Unfortunately, the video that I shot while on our horse-drawn tour is on the Mac, which is in for repairs at the authorized Apple retailer.  If I get a chance I will post it later as it shows the exteriors of some of the villas, which look like village houses in the midst of rice paddies.


Our horse and buggy driver at the end of the tour.  My overall impression of the resort was that somewhere along the way it had crossed the line from “elegant” to “ostentatious,” reminding me more of a pan-Southeast Asian amusement park than anything else.  But maybe this is the type of fantasy in which wealthy tourists, Asian and non-Asian alike, wish to indulge in.


Food in Chiang Mai: Huen Jai Yong

On our final day in Chiang Mai, Tawn and I drove east of the city to search for Huen Jai Yong, a restaurant highly recommended by our hotel’s staff.  Four or five people around the front desk agreed that this was the restaurant locals went to when they wanted to eat good Northern Thai food.  In fact, the restaurant is known particularly for its Lamphun style cuisine.  Lamphun is the province directly to the southeast of Chiang Mai.

As I learned from Wikipedia, Lamphun traces its roots to the 9th Century, when it was founded by Queen Chama Thevi as the capital of the most northern of the Mon kingdoms in the area that is now Thailand.


Located on Route 1317 some 15 kilometers west of the city, Huen Jai Yong still feels like it is out in the countryside.  Its landmark is the large rain tree out by the driveway.  In reality, though, civilization is fast approaching.  Not a kilometer away, rice paddies have been transformed into housing developments.


The gardens behind the restaurant were in the midst of lamyai or longan season, with the trees heavily loaded with fruit.  Chickens were strutting about the garden, scratching for bugs amidst the herbs and vegetables.


The restaurant itself is a charming old teak wood house, with seating upstairs, downstairs, and in a few adjacent buildings.  A small gift shop is located out front where Tawn is standing.


We opted for the open-air seating under the house.  This picture doesn’t show it very well, but several of the tables are made from old long boats with planks added to make the tabletops.  On the sign in pink chalk you can see the restaurant’s name in Lanna, the old Northern Thai language that traces its roots to a time when this region was a kingdom independent of Siam.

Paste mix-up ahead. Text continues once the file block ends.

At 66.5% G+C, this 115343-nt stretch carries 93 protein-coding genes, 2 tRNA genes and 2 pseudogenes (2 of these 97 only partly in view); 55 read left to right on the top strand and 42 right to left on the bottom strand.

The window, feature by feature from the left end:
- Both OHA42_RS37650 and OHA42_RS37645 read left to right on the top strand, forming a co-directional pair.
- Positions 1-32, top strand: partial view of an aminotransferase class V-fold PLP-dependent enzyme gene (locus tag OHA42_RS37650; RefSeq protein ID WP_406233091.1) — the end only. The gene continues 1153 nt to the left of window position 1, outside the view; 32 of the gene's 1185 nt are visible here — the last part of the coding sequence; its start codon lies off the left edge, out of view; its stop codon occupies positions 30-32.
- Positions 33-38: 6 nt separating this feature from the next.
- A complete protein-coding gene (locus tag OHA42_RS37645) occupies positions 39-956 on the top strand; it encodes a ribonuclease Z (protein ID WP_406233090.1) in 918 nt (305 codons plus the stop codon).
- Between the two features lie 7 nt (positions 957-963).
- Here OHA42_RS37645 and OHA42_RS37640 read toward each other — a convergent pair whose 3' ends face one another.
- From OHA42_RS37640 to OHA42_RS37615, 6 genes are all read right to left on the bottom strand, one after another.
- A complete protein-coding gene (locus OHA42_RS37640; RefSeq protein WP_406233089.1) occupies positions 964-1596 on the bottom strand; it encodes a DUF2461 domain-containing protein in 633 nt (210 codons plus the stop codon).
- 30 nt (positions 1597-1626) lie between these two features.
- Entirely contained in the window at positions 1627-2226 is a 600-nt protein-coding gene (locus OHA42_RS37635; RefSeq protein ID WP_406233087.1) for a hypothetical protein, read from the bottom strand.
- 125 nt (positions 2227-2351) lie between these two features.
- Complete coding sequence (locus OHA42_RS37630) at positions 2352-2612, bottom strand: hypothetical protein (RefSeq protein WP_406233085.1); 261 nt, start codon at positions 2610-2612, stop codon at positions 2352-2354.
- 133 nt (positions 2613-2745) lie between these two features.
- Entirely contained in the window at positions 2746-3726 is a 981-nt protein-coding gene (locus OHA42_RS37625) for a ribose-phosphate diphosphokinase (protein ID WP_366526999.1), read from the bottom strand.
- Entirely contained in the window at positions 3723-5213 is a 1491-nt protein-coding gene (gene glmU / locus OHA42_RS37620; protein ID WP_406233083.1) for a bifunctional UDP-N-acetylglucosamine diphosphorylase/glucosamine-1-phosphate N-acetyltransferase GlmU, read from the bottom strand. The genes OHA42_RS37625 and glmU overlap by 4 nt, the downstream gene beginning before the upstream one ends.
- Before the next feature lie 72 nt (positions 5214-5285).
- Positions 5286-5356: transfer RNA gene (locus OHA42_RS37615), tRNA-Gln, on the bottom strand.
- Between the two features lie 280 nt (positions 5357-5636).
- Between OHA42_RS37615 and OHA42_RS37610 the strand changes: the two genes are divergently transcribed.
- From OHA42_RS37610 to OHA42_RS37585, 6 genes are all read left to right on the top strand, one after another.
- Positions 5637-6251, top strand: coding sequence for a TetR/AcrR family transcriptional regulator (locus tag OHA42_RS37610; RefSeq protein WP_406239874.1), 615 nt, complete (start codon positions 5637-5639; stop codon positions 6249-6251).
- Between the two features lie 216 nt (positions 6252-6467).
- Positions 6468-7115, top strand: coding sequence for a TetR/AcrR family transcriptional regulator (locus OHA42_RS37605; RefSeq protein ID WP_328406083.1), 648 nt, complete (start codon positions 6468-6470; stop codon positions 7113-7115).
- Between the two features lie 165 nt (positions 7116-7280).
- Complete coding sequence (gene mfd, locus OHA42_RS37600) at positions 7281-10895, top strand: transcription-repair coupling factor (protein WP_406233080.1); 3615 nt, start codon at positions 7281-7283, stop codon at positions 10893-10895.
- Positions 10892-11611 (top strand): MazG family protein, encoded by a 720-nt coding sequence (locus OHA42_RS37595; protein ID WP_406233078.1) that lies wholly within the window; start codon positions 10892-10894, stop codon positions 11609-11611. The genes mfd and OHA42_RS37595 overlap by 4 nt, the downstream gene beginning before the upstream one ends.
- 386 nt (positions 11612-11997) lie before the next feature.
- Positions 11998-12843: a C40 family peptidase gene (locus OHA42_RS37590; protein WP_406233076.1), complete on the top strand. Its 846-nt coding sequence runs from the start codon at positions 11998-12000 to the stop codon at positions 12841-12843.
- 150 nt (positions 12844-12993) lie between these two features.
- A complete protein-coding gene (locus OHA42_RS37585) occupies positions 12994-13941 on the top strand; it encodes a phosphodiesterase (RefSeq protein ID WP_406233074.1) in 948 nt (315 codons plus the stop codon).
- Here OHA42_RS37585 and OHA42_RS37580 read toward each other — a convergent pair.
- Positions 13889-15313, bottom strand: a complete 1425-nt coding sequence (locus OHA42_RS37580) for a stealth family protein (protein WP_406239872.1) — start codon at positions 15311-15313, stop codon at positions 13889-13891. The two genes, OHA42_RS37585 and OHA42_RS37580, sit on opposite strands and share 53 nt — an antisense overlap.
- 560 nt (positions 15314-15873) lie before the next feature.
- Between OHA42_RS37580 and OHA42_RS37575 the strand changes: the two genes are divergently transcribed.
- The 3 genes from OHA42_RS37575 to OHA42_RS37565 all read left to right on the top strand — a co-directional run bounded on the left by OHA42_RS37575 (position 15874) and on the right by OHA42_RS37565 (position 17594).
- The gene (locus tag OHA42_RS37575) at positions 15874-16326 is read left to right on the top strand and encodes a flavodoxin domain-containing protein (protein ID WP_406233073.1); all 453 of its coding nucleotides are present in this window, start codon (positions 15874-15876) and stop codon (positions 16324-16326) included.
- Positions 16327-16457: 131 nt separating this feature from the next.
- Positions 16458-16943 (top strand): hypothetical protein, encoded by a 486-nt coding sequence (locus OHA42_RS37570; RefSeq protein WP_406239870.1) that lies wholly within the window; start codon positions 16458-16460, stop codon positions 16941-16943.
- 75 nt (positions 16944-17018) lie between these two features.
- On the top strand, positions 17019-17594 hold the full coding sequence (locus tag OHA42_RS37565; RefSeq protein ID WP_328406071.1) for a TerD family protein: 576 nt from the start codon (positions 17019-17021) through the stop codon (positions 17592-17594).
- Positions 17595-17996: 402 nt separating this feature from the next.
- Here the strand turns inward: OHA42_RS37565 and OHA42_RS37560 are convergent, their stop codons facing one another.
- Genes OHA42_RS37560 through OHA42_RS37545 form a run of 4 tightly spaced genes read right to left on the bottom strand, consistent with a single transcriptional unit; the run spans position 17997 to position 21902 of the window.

We ordered a variety of foods, sampling several dishes we had eaten at Huen Phen as well as some specialties we had not tried on this trip.  Sticki rice is a staple.

First, let’s answer the question, what makes Northern Thai cuisine distinct?  Thailand has four major regions (North, Northeast/Issan, Central, and South) and each has its own style of cuisine although the have become increasingly merged as Thais move about the country.

Generally speaking, Northern Thai cuisine reflects the peoples who have historically lived in, passed through, and traded with the region.  These include the Mon, Shan, and other Burmese groups; the Hui and Taochew people from China; as well as Indian, Northern Lao, and Malay people.

Northern Thailand is more mountainous, has better rainfall, and somewhat cooler temperatures than other parts of Thailand.  The food tends to be heartier, a bit less spicy, makes more use of fresh herbs and vegetables, and makes less use of ingredients like coconut milk and fish than in other regions.  Whereas fermented fish and shrimp are used as a flavoring in other regions, you see fermented soybeans (trace the roots to China) used more commonly in Northern Thai cooking.

Let’s take a look at what was served:


This dish of steamed squash and parboiled greens (similar to kale) and eggplant are served as a kind of side dish that you can go to for a break from whatever main dishes you are eating, kind of like the ban chan in Korean cuisine or pickles in many cultures.


Once again we see the ubiquitous sai oua sausage, this time served with some muu tod or fried pork, known in the Northern Thai dialect at jiin muu.


This dish, which is kind of hard to see thanks to the boiled eggs on top, looked at first to be nam prik noom, the roasted green chilli dip.  In fact, though, it was tam baakeua, a salad made of roasted eggplant.  Very tasty with the smoky meatiness of the eggplant enhanced with a variety of herbs and spices then served with the rich boiled eggs.


One option for eating the roasted eggplant was this dish of kaep muu or chitlins (as they are called in the southern United States), deep fried pork skin.  Oh, so bad for you and yet so good, too!


An unusual dish was larb kua plaa nin, of a salad of pan seared tilapia fish flavored with lemongrass, shallots, chilies, and other herbs.  Tasty and similar to, but less spicy than, other chopped meat salads that come from the Northeast.  Interestingly, I learned that tilapia was introduced to Thailand as a gift of Japanese Crown Prince Akihito in 1965 to H.M. King Bhumipol.  It has adapted very well and is found in rivers all across Thailand.


Another version of gaeng hong lay, the Burmese style stewed pork with a tomato based sauce.  This particular version came very close to massman curry and was sweeter than the version we had at Huen Phen restaurant.  While it was tasty, it was almost too sweet for my taste.  Also interesting, it was made with fresh ginger instead of fried ginger.


Northern Thai cuisine uses fresh herbs prodigiously and we were served this plate of various herbs and yard beans.  While I didn’t confirm it, I get the impression that these herbs are grown on the grounds of the restaurant.